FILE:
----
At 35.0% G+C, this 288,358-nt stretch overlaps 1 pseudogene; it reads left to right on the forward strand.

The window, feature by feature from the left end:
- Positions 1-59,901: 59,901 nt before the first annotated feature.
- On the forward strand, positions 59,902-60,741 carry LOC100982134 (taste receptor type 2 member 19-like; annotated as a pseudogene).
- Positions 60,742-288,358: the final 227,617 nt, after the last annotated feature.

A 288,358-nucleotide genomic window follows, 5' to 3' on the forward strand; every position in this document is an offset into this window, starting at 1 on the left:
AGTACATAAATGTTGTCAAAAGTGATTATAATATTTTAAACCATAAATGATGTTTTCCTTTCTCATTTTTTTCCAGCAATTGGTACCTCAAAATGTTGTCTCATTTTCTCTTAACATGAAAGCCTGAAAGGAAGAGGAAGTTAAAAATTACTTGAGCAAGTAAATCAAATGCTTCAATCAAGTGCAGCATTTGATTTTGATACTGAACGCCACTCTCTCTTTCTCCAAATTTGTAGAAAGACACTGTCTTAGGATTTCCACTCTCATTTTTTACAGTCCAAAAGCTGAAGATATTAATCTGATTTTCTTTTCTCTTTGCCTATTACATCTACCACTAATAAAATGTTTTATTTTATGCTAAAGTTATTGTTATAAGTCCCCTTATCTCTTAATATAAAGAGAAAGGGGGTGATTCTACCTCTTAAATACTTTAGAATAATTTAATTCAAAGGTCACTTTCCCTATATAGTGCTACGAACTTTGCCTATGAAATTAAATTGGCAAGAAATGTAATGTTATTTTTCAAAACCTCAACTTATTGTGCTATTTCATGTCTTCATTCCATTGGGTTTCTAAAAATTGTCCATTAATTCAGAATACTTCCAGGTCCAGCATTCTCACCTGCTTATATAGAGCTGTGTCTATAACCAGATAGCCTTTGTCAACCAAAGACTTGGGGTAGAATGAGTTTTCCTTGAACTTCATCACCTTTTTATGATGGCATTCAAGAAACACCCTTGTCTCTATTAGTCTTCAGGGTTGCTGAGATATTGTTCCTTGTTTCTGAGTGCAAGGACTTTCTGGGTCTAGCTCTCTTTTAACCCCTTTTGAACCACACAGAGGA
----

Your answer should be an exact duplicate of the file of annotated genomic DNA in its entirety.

At 35.0% G+C, this 288,358-nt stretch overlaps 1 pseudogene; it reads left to right on the forward strand.

The window, feature by feature from the left end:
- Positions 1-59,901: 59,901 nt before the first annotated feature.
- On the forward strand, positions 59,902-60,741 carry LOC100982134 (taste receptor type 2 member 19-like; annotated as a pseudogene).
- Positions 60,742-288,358: the final 227,617 nt, after the last annotated feature.

A 288,358-nucleotide genomic window follows, 5' to 3' on the forward strand; every position in this document is an offset into this window, starting at 1 on the left:
AGTACATAAATGTTGTCAAAAGTGATTATAATATTTTAAACCATAAATGATGTTTTCCTTTCTCATTTTTTTCCAGCAATTGGTACCTCAAAATGTTGTCTCATTTTCTCTTAACATGAAAGCCTGAAAGGAAGAGGAAGTTAAAAATTACTTGAGCAAGTAAATCAAATGCTTCAATCAAGTGCAGCATTTGATTTTGATACTGAACGCCACTCTCTCTTTCTCCAAATTTGTAGAAAGACACTGTCTTAGGATTTCCACTCTCATTTTTTACAGTCCAAAAGCTGAAGATATTAATCTGATTTTCTTTTCTCTTTGCCTATTACATCTACCACTAATAAAATGTTTTATTTTATGCTAAAGTTATTGTTATAAGTCCCCTTATCTCTTAATATAAAGAGAAAGGGGGTGATTCTACCTCTTAAATACTTTAGAATAATTTAATTCAAAGGTCACTTTCCCTATATAGTGCTACGAACTTTGCCTATGAAATTAAATTGGCAAGAAATGTAATGTTATTTTTCAAAACCTCAACTTATTGTGCTATTTCATGTCTTCATTCCATTGGGTTTCTAAAAATTGTCCATTAATTCAGAATACTTCCAGGTCCAGCATTCTCACCTGCTTATATAGAGCTGTGTCTATAACCAGATAGCCTTTGTCAACCAAAGACTTGGGGTAGAATGAGTTTTCCTTGAACTTCATCACCTTTTTATGATGGCATTCAAGAAACACCCTTGTCTCTATTAGTCTTCAGGGTTGCTGAGATATTGTTCCTTGTTTCTGAGTGCAAGGACTTTCTGGGTCTAGCTCTCTTTTAACCCCTTTTGAACCACACAGAGGA